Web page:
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Infant Feeding and Hospitalization Incidence

The first year of a newborn’s life is considered the most difficult for survival, as infants are vulnerable to different diseases and infections. The immune system of newborns and the possible health risks is an important subject for research, but the issue remains understudied. Predisposition to diseases may depend on multiple aspects, such as anatomical factors and family environment. However, it is believed that the means of infant feeding also play a significant role in the overall health of a child. Therefore, the present paper aims to identify whether breastfed newborns have fewer incidences of hospitalization than infants fed on formula milk during the first year of life after birth.

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There have been different studies focused on the correlation between infant feeding and hospitalization rates. According to Degefa et al. (2019), the neonatal period, which is the first 28 days of life after birth, is considered the most difficult for a newborn. The study suggests that feeding on the breast during this time is an important factor, which reduces various health-related risks. Brahm and Valdés (2017) emphasize that breastfeeding protects a vulnerable organism from infectious diseases. Moreover, this means of infant feeding improves the neurodevelopment of a child and reduces the risk of behavioral and other disorders. On the contrary, baby formulas negatively influence intestinal microbiota, thermoregulation, and oxygenation in infants and may increase the risk of oral diseases. It is also suggested that the most common reason for a child’s hospitalization is the limited knowledge of mothers about early-age danger signs (Degefa et al., 2019). Moreover, immunization of a woman before delivery prevents different diseases, such as pertussis, in children who have not received their vaccination yet (Friedrich et al., 2020). These findings demonstrate that breastfeeding and a mother’s health positively influence the immune system of a child.

At the same time, to ensure the well-being of formula-fed children, it is necessary to use other ways of immunization. Corrêa et al. (2019) suggest paying attention to timely vaccination for diphtheria, hepatitis B, and other widespread infections. Homel et al. (2018) also emphasize that delayed immunization is a serious problem that causes a significant number of hospitalization incidents. Therefore, these findings can be used to educate parents about the risks of insufficient infant immunization and the influence of other factors, such as social environment, on a child’s health.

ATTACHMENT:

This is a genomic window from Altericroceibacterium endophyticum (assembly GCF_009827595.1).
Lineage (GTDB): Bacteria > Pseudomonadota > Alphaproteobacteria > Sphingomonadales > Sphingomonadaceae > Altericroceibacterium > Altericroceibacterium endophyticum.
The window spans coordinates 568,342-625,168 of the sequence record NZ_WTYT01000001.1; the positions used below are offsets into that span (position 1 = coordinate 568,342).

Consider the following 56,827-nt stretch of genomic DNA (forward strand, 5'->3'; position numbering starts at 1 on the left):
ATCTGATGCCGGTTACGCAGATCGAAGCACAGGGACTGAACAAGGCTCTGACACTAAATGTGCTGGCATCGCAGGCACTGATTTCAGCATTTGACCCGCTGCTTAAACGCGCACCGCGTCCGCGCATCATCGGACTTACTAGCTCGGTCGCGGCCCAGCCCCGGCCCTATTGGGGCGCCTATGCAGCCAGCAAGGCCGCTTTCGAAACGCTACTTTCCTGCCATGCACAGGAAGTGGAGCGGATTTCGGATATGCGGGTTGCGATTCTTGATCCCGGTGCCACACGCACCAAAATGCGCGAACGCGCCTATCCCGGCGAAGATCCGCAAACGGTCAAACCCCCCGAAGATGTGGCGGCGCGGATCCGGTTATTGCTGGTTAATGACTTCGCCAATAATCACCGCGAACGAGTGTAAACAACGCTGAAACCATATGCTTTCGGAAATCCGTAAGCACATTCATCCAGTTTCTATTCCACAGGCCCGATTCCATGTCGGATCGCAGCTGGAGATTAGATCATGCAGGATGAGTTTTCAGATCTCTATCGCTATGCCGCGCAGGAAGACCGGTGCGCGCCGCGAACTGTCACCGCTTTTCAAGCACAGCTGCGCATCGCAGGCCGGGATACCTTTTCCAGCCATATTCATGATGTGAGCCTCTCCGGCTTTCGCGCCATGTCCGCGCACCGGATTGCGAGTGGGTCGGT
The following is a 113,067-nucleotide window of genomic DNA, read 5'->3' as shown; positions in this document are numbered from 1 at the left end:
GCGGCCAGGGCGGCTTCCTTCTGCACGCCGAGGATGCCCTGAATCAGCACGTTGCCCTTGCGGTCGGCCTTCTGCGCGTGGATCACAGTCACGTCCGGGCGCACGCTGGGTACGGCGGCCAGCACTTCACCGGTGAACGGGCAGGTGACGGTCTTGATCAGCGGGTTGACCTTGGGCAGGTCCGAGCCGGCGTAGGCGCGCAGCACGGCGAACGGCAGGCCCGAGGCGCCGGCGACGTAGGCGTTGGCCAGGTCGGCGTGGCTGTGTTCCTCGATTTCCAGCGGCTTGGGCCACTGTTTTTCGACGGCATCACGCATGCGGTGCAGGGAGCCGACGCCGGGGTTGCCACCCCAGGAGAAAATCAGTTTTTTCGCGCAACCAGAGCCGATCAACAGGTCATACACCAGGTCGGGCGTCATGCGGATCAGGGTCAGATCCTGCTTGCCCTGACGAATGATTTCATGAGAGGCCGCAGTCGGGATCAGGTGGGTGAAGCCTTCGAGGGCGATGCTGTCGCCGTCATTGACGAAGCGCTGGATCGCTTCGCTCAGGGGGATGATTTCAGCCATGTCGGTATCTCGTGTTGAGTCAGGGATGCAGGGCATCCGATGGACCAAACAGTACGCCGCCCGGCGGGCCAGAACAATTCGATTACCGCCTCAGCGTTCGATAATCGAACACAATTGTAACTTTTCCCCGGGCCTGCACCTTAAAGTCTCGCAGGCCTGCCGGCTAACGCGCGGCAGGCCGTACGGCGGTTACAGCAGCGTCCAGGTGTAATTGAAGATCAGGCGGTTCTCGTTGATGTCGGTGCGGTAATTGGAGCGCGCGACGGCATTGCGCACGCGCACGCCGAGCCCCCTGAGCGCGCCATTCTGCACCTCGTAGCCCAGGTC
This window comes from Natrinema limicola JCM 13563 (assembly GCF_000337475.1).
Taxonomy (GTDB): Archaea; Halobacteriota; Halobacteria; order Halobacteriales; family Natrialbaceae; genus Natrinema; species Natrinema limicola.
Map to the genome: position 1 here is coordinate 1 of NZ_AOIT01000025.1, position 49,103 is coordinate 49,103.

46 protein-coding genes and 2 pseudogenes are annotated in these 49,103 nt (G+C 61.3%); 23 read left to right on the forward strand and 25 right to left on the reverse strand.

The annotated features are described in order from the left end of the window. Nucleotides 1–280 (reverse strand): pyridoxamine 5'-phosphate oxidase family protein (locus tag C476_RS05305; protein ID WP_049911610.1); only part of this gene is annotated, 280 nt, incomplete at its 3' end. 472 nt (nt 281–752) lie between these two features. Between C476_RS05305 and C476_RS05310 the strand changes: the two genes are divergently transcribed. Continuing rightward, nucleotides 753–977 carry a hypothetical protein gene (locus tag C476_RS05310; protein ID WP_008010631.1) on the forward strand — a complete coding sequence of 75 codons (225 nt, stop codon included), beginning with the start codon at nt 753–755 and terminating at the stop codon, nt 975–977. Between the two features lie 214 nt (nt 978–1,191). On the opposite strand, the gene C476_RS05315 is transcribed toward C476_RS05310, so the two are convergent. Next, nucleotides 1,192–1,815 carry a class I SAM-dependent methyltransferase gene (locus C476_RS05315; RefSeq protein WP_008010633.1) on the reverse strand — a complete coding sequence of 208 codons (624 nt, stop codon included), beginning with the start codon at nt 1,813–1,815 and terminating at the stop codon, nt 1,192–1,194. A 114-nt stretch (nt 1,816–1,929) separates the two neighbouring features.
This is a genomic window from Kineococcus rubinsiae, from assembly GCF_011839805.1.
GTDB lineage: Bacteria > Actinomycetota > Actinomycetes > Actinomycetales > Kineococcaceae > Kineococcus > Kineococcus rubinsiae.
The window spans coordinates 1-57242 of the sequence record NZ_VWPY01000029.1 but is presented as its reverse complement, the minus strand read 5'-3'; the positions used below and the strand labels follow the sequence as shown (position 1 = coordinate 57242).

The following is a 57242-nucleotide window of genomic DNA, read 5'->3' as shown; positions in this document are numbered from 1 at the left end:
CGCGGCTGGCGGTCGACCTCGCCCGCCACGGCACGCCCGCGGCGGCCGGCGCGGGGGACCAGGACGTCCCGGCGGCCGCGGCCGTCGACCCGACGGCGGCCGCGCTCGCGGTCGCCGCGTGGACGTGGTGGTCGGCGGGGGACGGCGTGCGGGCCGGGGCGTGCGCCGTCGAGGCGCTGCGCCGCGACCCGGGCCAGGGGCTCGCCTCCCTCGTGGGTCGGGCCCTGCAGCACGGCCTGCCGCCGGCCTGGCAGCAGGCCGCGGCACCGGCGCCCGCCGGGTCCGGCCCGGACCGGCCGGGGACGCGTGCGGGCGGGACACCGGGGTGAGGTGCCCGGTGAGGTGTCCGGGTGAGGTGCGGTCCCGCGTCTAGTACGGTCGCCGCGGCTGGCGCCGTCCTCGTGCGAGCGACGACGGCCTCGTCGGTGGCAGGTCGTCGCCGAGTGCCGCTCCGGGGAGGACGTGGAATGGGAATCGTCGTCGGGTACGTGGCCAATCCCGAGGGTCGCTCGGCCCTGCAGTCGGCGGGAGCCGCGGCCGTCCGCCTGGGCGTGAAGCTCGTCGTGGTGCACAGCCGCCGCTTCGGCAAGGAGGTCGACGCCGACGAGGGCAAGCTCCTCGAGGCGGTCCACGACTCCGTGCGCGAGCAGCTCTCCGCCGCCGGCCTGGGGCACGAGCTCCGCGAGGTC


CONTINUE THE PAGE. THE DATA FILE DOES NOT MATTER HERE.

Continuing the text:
One of the most effective solutions is to prevent hospitalization risks by raising the awareness of mothers about breastfeeding and its positive effect on a child’s immunity. However, if danger signs are already present, it is important to provide parents and their newborn children with accessible medical support. A proper birth registration system is also essential since it allows monitoring infants’ health and providing timely medical assistance (Corrêa et al., 2019). It is necessary to underline the role of government since the quality of these services depends on local healthcare regulations. For example, Gera et al. (2019) suggest a health systems approach, which implies the improvement of medical service delivery and better access to vaccination for newborns. Therefore, although these methods are applied differently, they effectively influence different aspects of the issue.

In conclusion, the analysis of the recent studies confirmed that breastfeeding plays an important role in immune system reinforcement during the first year of a child’s life and reduces hospitalization incidence. To ensure the health and well-being of formula-fed children, it is necessary to implement integrated measures. Besides raising parents’ awareness about preventive measures and vaccination, it is important to improve the accessibility of infant medical services and carefully assess existing health risks.


Brahm, P., & Valdés, V. (2017). Benefits of breastfeeding and risks associated with not breastfeeding. Revista Chilena de Pediatría, 88(1), 15-21.

Corrêa, G., Verstraete, P., Soundardjee, R., Shankar, M., Paterson, C., Hampton, L., Jackson, D., Muniz, M., Mwamba, R., Wenz, K., Bratschi, M. W., AbouZahr, C., & Johnson, H. (2019). Immunization programmes and notifications of vital events. Bulletin of the World Health Organization, 97(4), 306-308. Web.

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Degefa, N., Diriba, K., Girma, T., Kebede, A., Senbeto, A., Eshetu, E., Aschalew, Z., Tariku, B., & Zerihun, E. (2019). Knowledge about neonatal danger signs and associated factors among mothers attending immunization clinic at Arba Minch General Hospital, Southern Ethiopia: A cross-sectional study. BioMed Research International, 1–8. Web.

Friedrich, F., Valadão, M. C., Brum, M., Comaru, T., Pitrez, P. M., Jones, M. H., Pinto, L. A., & Scotta, M. C. (2020). Impact of maternal dTpa vaccination on the incidence of pertussis in young infants. PloS One, 15(1), 1-10. Web.

Gera, R., Kapoor, N., Haldar, P., Gupta, S., Parashar, R., Tomar, S., Taneja, D., Chaudhuri, S., Chandra, S., & Taneja, G. (2019). Implementation of “health systems approach” to improve vaccination at birth in institutional deliveries at public health facilities; experience from six states of India. Journal of Family Medicine & Primary Care, 8(5), 1630–1636. Web.

Homel, J., & Edwards, B. (2018). Factors associated with delayed infant immunization in a nationally representative cohort study. Child: Care, Health & Development, 44(4), 583–591. Web.

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